Mattia Jona La Portantina +39 02 8053315

(Milano 1754 - 1817)
HYMEN AND CUPID, 1807-1810

Pen and brown ink. Inscribed in pencil by a modern hand Amore e Imeneo at the lower center, and Andrea Appiani / 245-180 at the lower right on the recto. 248 x 180 mm.

Bernasconi collection, Milan; Christie’s, Rome, October, 1970, lot 95.

The present drawing connects with a lost painting of the same subject mentioned in Giuseppe Beretta’s book Le opere di Andrea Appiani, and dated by the author between 1807 and 1810. This indicates that our study was executed during the last phase of Appiani’s career, when he worked on the frescoes of the Palazzo Reale in Milan, having at that time taken on the great responsibilities involved in being superintendent of the entire decorative project. Beretta tells us that in these years Appiani created a series of paintings on mythological subjects: The Toilet of Venus, Juno attended by the Graces, Venus and Juno, Sleeping Jove wounded by Cupid, Juno in Jove’s Arms, and Hymen and Cupid. ( See G. Beretta, Le Opere di Andrea Appiani, Milan, 1848, pp. 263-264.



Mattia Jona

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ANDREA APPIANI (Milan 1754 - 1817)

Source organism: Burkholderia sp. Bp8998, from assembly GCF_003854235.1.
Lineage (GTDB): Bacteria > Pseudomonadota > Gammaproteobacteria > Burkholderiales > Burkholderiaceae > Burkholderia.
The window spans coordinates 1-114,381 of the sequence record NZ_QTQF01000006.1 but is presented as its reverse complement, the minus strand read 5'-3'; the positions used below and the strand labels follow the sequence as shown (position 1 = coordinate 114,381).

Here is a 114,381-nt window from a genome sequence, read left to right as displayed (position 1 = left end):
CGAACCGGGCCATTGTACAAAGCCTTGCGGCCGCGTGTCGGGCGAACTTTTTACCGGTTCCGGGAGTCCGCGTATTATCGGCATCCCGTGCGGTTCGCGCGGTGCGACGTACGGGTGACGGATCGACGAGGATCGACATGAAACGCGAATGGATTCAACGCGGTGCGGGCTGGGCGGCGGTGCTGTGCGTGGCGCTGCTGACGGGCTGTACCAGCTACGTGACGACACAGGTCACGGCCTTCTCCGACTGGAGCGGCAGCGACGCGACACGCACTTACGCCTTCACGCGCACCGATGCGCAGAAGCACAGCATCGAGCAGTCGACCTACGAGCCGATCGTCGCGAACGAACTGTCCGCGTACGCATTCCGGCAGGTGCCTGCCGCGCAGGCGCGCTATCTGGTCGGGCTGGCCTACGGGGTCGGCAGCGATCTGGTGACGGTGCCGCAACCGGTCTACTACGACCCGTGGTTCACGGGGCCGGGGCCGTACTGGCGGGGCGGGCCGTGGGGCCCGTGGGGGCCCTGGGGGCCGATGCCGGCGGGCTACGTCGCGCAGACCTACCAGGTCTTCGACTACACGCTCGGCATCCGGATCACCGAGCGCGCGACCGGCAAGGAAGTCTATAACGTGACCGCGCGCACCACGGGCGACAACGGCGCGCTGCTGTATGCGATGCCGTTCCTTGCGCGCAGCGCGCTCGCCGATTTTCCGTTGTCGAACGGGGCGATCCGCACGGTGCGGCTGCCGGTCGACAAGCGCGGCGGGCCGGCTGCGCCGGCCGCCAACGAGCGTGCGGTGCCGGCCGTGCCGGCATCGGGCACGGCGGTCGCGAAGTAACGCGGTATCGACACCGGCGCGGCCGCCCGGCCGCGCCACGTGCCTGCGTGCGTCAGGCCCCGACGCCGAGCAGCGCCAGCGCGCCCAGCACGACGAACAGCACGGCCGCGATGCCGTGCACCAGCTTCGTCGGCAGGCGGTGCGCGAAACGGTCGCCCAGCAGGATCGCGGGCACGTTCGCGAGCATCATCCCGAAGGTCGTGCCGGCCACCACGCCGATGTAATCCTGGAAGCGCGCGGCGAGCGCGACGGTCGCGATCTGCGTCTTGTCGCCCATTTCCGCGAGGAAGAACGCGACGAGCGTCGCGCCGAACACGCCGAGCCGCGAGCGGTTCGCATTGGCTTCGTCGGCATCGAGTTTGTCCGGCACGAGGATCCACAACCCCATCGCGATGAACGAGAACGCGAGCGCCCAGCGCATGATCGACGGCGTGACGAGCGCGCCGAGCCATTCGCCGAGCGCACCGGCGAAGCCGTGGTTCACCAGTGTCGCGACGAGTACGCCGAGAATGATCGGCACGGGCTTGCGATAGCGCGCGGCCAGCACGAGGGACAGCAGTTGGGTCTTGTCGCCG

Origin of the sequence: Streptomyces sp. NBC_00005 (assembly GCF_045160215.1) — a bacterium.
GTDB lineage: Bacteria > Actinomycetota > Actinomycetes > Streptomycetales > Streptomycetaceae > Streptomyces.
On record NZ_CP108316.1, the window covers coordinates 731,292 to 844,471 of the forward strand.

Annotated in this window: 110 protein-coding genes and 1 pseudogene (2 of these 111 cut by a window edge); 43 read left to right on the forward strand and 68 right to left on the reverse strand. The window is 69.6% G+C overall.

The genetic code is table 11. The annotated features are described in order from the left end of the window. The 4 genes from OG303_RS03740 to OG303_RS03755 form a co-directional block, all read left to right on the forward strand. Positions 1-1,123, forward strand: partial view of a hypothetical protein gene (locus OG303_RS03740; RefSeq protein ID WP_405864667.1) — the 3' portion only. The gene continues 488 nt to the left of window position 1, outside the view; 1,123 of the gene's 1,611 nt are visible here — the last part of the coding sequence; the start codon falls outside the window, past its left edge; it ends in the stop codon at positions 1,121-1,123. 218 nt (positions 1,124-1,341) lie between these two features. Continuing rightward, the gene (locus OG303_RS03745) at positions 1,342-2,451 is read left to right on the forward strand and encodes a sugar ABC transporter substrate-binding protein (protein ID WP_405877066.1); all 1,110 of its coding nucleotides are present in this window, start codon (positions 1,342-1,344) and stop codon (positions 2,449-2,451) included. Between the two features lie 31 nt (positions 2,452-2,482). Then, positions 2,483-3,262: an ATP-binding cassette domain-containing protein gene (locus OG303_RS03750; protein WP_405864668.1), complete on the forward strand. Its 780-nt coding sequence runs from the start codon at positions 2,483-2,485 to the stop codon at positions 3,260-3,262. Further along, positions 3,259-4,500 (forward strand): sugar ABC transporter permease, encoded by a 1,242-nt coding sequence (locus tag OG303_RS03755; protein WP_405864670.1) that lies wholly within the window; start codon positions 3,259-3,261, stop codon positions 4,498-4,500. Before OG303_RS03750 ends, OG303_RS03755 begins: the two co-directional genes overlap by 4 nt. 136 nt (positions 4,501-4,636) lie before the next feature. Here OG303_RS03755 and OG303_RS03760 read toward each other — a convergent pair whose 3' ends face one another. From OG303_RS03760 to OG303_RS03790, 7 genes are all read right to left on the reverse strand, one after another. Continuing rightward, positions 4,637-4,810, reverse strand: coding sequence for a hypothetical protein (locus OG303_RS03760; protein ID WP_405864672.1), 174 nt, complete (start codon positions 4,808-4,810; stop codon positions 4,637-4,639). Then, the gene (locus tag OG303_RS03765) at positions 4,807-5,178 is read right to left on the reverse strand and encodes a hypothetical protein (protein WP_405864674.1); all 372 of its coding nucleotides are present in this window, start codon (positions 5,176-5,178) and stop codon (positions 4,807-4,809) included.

Appiani is one of the premier Italian neoclassical painters. He studied with Carlo Maria Giudici, Giuliano Traballesi and Martin Knoller and was inspired by Mengs and Winckelmann. Most of his career was spent in his native Milan. Although he specialized in mythological subjects and created an impressive reputation with the 1789 cycle of Psyche in the Villa Reale in Monza, he also executed scenography for the La Scala theatre. In 1791 he traveled To Rome, Naples, Parma and Bologna. Appiani frequented liberal circles and befriended the intellectual elite of his time. He was linked with the Bonapartists, and Napoleon, arrived in Milan in 1796, appointed him as his official painter in Italy. His most important works were the cycle of celebrative frescoes in the Palazzo Reale in Milan, which include the Apotheosis of Napoleon and the large Napoleonic Frieze for the Sala delle Cariatidi, now almost entirely destroyed. In 1802 Appiani was nominated commissioner of spectacles and the fine arts and was among the first artists elected to the Brera after its reorganization in 1803. Appiani's style was not strictly neoclassical. His charm and treatment of light reflect his romantic tendencies, more apparent in his portraits. He was most active as a portraitist between 1800 and 1813, producing likenesses of personalities surrounding Napoleon.